The day dawned bright and cheery with little of the breeze that was to come later. Dan, Polly and the young apprentice Race officers set Lizzie, with the help of Kaye Price on station by the 8kt harbour entrance buoy for easterly courses. It was blowing in gusts on the mooring off FSC when I reattached the sails to Trifle but it was still a marginal no 1 genoa and that’s what Gaye, Peter and myself set off with as we slipped the mooring bound for start line and beyond. An early decision was made to dump no1 and put on our small no2 genoa, which proved more than enough.
Twenty two blokes in a far off land to the east were kicking a lumpy inflated sphere around a field, which combined with some fresh wind reduced our fleet to 22 yachts. Ultraviolet, Peter Stephens, showed some spectacular fast reaching across the ensemble of waiting yachts a couple of minutes before his start with Cornish Meadow, Steve Hutt.
The two Firebirds were gone in an instance and five minutes later 9 yachts took up the challenge to start in Q class. Their start looked close from where we were but the crack and rustle of multiple square metres of sailcloth made it difficult to see what was happening. We also needed to concentrate on our start and the boats around us as it was all happening at a rapid pace.
Six boats made it to the U class start and in Trifle we powered up on the committee boat end with a good few milliseconds to spare. The rig was a tad slack and as such we were unable to point as high as usual with the no 2. Moonlighter who was just behind us started to out point us and match our boat speed as did Popincoota to a lesser degree. That said we did a quick tack and dipped Moonlighter, which gave us a better tack angle to the first mark Ws.
Three W class yachts started and Len in Sweet Friday kept a good pace with Elli the Aphrodite 101 of Robin Roebuck. Levity, Guy English stuck in there for all it was worth. Magpie of Mylor upheld the G class boats as Miss Agnes, Mike Rangecroft, retired before the start and went back for an early beer!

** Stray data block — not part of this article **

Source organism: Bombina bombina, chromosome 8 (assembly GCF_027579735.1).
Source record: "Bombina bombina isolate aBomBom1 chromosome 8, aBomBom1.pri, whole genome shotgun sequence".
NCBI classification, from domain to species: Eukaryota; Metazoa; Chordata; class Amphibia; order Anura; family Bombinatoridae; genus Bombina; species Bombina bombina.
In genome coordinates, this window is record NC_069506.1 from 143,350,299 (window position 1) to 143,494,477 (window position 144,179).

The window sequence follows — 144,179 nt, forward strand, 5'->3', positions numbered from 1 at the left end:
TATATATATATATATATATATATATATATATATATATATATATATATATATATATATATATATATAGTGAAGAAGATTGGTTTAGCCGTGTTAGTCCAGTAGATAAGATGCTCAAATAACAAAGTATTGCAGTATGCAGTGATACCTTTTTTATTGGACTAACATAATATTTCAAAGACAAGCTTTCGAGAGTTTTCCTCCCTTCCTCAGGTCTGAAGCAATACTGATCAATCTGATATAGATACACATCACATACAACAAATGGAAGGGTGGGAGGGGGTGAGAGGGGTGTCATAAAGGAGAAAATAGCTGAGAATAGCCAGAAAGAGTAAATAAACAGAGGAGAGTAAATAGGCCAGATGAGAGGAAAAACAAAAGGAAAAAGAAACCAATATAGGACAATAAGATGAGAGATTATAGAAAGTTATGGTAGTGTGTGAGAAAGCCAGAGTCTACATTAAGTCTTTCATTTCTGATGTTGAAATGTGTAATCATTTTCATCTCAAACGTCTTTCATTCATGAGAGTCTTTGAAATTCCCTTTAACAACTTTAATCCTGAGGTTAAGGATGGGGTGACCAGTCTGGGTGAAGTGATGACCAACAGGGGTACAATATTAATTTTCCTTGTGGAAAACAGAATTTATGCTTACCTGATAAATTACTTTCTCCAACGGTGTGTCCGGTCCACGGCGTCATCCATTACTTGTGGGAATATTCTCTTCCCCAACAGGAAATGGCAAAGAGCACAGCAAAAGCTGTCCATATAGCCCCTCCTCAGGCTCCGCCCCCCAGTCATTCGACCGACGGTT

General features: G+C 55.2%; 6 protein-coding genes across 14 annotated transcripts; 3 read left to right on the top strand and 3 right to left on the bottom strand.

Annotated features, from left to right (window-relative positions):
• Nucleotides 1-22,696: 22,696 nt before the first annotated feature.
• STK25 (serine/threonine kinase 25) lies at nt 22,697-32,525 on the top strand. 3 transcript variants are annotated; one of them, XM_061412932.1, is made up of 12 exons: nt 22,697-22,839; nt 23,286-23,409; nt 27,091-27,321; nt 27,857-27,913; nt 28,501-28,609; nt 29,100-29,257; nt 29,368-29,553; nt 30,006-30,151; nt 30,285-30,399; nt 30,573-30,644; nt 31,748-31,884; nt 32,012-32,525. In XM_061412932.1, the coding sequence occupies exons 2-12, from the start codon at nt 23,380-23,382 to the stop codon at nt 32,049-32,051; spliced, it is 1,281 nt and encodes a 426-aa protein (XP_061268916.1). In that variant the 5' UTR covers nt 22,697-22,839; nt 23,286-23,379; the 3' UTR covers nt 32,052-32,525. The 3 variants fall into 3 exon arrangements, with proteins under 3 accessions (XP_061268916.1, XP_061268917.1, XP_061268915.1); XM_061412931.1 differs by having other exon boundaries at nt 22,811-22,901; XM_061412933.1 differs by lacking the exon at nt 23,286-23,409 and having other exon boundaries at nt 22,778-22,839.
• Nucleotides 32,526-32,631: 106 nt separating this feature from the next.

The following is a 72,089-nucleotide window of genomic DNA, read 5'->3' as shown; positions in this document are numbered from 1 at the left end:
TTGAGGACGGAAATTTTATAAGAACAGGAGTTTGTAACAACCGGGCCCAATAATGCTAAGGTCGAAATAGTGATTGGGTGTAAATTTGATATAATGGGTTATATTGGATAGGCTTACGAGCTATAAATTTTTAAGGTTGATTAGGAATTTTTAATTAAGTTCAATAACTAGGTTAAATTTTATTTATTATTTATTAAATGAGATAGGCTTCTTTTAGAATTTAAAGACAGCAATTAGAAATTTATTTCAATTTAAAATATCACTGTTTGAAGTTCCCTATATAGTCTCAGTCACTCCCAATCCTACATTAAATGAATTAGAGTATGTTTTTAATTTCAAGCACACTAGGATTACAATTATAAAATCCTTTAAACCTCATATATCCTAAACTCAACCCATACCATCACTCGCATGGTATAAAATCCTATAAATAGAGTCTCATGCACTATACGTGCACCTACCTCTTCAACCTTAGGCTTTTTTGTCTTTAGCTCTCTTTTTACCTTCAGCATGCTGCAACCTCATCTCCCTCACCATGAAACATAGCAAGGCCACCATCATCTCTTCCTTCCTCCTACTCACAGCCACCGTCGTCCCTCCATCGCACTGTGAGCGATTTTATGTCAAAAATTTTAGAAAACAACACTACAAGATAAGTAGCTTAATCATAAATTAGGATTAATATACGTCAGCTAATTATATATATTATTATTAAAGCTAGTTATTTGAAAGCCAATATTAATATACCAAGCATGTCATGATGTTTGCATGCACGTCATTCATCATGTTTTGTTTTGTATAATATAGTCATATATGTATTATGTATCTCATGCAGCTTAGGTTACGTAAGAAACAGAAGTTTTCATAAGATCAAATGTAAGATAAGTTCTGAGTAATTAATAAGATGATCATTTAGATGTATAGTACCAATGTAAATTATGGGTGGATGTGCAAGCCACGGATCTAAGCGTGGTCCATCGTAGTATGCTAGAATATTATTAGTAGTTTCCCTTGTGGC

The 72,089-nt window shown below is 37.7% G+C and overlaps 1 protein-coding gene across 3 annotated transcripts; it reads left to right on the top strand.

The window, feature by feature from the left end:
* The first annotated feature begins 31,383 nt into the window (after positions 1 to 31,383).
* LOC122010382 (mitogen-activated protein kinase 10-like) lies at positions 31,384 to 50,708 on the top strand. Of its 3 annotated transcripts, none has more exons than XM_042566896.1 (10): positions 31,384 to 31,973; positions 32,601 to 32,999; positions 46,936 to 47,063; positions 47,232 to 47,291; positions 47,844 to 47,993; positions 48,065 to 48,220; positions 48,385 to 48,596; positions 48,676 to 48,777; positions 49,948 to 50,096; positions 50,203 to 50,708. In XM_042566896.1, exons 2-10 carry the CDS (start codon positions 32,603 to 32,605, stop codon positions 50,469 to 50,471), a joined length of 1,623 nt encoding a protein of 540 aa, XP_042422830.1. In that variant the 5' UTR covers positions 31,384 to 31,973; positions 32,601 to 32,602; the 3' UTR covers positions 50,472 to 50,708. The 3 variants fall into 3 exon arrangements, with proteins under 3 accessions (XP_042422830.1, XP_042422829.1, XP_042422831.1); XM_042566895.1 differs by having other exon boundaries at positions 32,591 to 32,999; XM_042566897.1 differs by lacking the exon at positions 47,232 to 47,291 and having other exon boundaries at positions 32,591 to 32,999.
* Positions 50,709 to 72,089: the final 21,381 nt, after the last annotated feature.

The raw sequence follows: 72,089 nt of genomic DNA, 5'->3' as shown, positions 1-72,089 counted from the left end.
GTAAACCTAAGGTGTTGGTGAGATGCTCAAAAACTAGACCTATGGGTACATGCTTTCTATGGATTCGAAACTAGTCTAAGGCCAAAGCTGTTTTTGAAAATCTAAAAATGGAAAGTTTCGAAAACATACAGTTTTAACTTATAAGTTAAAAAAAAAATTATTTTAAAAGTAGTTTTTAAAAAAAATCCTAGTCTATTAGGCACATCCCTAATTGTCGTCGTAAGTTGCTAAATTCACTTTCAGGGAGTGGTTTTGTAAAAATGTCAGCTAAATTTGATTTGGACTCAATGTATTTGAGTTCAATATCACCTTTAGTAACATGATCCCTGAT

Three Working Boats, Victory, Rita and Cousin Jinny started without their colourful topsails as the wind was ever increasing in strength.
The first tack toward Waterloo gave us the impression that we had gone the wrong way as most of U fleet passed ahead of us. However it is always fluky on the eastern shore with the turbulence from the land. Popincoota, Alan Grose got to the buoy and went off leading by a country mile. Next round was Mary Boon, John Cruise, who went low to lee bow the tide en route to Governor the next mark. It was a shy port reach and in less wind I would have set a kite. We got ahead of Moonlighter but got caught under her lee which allowed Ron Jones in Deep Purple to go over the top of both us and forge ahead. Governor rounded we set off for St Mawes Turning Mark and made it in 4th place behind Mary Boon. A shy Kite run to round Castle starboard and then home ensued so we hoisted our reacher kite and played catchup. Deep Purple set her large masthead kite and looked a tad overpowered in the substantial gusts. A few attempted gybes after Castle saw her wildly broaching while heading for the sewage works – reminiscent of “Those Magnificent Men”.
Popincoota was gone being chased by Mary Boon who just forged ever closer in the gusts. We chased hard and kept to the docks side, not wishing to gybe twice before the finish. Deep Purple appeared over my shoulder fresh from her toilet and slowly overhauled us up the trots to the finish, In the event we beat her into third place behind Popincoota and a victory for Mary Boon.
En route the moorings we were amazed at the sight of Rampage coming to the finish line with a full kite and a mass of white water surrounding her waterline. Later on the launch ride home I expressed my hope that a photo had been taken of her. John Hicks stated that he was doing a little more than 8 knots. I reminded him that FSC still have an exemption from HM provided the yacht is under control! A bushy eyebrow was hoisted skywards and 'nuff said!
The results will be on the website as this is published. Thanks to Race officers, Committee boat staff, Ops room operators and everyone involved in the evening. I believe the 22 blokes resolved their dilemma by a modern version of the “OK Coral”. See you Saturday. See also the report of the Menagerie race